Kiel: Germany’s Naval City
One of my favorite things to do after work in Kiel was to grab a share bike and cycle along the Kiel fiord. I loved seeing the cruise ships anchored in the harbor, the citizenry enjoying pleasant strolls along the Kiellinie, and students rowing or practicing water polo. Kiel bills itself as Europe’s “sailing city” and hosts yachts from around the world each June during Kiel Week. The city also is the base for one of Germany’s two naval fleet commands as well as the German Naval Yards. It is the German equivalent of Norfolk in the United States. I saw German submarines, frigates, and corvettes on every ride. Despite this presence, the relationship between the city and the German Navy remains tense and ambiguous.
As a Fulbright scholar staying in university housing, I attended many Kiel University events and never once met a faculty member or student who had heard of my host institution, the Institute for Security Policy at Kiel University (ISPK). To avoid provoking anti-military activists at the university, ISPK has located its office far from the campus. Similarly, the German Navy also maintains a low profile. Except when visiting the base at the far north end of town, I rarely saw anyone in uniform in downtown Kiel.
At the heart of Kiel’s uneasy relationship with the military is its World War II history. Symbolizing this history is the German Navy Memorial at Laboe on the far southern end of the Kiel fiord. The stark tower honors German and international Sailors lost in all wars but its central focus is on the 84,000 German Sailors who were killed or went missing during World War II. On the ferry ride over to the tower, I saw a German minesweeper searching for World War II munitions that tides regularly pull into the fiord. Evidence of the war is everywhere and nowhere. Kiel was bombed flat during the war—almost no prewar structures exist. The city’s postwar buildings serve both to erase the memory of the war and reinforce its impact.
For many in Kiel, the deep scars left by the war remain painful even for generations born long after events. On my first day in Kiel, a colleague pointed out the Kaiser Wilhelm I monument in the Schlosspark and remarked, “He was the last head of state to win a war.” He later lamented that his parents simply cannot fathom how he can study war for a living. I can’t count the number of people who proudly proclaimed they were pacifists after I told them that I was in Kiel studying security issues. To avoid such awkward moments, I eventually just said I worked at the university despite my pride in being a temporary member of the ISPK team.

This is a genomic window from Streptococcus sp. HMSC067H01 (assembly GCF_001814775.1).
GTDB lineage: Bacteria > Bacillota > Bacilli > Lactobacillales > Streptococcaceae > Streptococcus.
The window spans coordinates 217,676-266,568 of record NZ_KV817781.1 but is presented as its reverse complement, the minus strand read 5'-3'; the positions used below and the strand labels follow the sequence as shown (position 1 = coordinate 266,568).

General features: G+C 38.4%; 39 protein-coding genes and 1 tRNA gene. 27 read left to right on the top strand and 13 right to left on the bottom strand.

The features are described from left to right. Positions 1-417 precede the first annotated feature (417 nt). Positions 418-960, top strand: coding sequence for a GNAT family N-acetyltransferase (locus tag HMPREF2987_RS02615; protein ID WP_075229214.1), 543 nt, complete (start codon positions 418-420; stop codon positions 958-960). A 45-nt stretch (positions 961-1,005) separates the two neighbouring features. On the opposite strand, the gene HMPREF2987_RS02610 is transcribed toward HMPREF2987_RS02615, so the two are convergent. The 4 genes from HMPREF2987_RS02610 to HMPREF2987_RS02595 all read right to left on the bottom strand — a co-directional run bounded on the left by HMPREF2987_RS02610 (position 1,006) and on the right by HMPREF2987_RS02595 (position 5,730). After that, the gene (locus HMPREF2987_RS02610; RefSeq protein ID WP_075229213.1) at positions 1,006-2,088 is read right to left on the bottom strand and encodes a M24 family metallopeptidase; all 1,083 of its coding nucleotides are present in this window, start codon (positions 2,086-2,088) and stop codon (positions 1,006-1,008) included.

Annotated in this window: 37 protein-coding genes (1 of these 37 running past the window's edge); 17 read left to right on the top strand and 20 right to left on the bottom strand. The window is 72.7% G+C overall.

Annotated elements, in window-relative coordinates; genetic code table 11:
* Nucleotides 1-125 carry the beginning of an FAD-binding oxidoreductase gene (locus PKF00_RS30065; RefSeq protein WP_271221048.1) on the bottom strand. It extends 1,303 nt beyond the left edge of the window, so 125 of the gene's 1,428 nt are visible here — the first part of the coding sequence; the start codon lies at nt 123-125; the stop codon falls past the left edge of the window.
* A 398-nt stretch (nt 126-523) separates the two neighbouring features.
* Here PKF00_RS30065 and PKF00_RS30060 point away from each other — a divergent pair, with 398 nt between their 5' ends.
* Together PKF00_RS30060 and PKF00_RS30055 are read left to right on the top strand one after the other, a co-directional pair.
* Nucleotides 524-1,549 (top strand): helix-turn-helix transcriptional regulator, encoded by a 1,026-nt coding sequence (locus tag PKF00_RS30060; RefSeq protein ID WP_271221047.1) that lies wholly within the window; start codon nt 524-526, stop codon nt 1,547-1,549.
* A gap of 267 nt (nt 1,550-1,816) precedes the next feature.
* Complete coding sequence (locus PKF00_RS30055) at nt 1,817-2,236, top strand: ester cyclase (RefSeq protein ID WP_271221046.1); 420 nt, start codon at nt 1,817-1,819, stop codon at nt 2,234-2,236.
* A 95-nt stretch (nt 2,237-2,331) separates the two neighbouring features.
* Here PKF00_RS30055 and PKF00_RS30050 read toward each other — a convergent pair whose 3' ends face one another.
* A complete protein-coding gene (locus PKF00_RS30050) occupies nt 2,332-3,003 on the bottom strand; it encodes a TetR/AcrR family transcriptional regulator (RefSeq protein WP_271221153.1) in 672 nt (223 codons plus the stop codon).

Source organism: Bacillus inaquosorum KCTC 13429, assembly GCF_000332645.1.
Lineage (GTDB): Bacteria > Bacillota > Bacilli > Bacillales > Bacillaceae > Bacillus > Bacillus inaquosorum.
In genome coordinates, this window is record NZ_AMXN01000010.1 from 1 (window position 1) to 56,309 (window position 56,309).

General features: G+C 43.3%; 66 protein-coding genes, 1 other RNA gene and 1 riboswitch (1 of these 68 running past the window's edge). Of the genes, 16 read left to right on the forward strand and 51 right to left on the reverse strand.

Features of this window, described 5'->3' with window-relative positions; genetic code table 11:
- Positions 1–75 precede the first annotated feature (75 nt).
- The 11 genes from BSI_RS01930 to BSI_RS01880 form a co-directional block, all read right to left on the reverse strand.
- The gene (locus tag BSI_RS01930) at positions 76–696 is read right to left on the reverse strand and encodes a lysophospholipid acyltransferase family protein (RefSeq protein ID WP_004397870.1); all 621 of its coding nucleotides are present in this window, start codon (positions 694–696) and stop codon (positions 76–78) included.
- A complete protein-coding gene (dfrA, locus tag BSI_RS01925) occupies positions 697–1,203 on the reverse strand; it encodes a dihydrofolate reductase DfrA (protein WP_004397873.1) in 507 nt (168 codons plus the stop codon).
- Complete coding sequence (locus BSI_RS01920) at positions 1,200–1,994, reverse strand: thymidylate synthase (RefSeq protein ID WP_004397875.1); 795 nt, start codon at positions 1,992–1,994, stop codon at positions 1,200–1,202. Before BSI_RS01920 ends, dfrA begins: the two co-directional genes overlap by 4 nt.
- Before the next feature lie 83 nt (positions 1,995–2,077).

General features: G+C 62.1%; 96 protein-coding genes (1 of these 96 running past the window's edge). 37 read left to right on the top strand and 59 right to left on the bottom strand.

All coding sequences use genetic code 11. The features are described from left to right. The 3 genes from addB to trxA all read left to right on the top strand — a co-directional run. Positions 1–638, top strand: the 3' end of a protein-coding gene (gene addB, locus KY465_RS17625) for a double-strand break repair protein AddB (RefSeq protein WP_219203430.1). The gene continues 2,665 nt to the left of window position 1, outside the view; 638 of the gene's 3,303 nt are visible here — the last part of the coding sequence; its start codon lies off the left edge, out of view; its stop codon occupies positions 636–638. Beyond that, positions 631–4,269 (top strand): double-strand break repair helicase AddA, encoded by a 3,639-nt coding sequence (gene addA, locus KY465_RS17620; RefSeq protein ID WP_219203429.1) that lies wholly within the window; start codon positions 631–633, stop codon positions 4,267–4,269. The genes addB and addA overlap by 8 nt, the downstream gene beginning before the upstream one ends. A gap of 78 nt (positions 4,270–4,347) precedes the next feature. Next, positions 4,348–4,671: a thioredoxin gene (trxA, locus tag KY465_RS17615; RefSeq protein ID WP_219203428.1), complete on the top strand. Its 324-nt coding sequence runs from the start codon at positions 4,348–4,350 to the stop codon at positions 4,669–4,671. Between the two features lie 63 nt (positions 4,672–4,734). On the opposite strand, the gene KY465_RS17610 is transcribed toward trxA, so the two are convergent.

ISPK is the only non-government affiliated think tank in Germany devoted to the study of security policy. It produces ground-breaking research on such topics as maritime security, terrorism, and conflict response and management. Its conferences attract military officers and defense intellectuals from around the world. I felt completely at home at ISPK and enjoyed talking with its scholars daily at lunch. The topic of the armed forces in society in Germany often arose. I learned more about how the heavy hand of history and its antiwar backlash still influences German security policy. I also learned how the German Armed Forces accept the past and strive to make the best out of the often inadequate resources German society devotes to them. I could see the pride in their eyes when discussing the Type 212 submarines built in Kiel—a revolutionary fuel cell powered submarine that can remain underwater for weeks at a time without surfacing.
Interviewing German veterans of recent conflicts military and humanitarian operations, I heard stories reminiscent of what I heard earlier in my career interviewing Vietnam veterans: “no one understands what we did and I really can’t talk about it with anyone; it’s a relief to at least talk to you about my military past.” However, when I asked these men if they would do it again, they all responded in the affirmative. All professed a deep sense of patriotism towards Germany and the European Union. Thoughtful and reflective are terms I have come to associate with the German military officers and defense intellectuals I met in Kiel. They live in a country where people do not generally express love and gratitude for their military and in fact often express opposite feelings. As a result, officers and defense scholars tend to see the military in a very critical light. Intellectually, it is this type of thinking that will help Germany prevail in future crises.
John Sherwood is a historian with U.S. Navy’s Naval History and Heritage Command. As a Fulbright- Schuman fellow, he will be working on the subject of EU and NATO naval migration related operations. While in Europe, he will divide his time between two host institutions: the Institute for the Security Policy at Kiel University and the Hellenic National Defence College in Athens. John holds a PhD in history from The George Washington University, and has authored six books in military and naval history.
Articles are written by Fulbright grantees and do not reflect the opinions of the Fulbright Commission, the grantees’ host institutions, or the U.S. Department of State.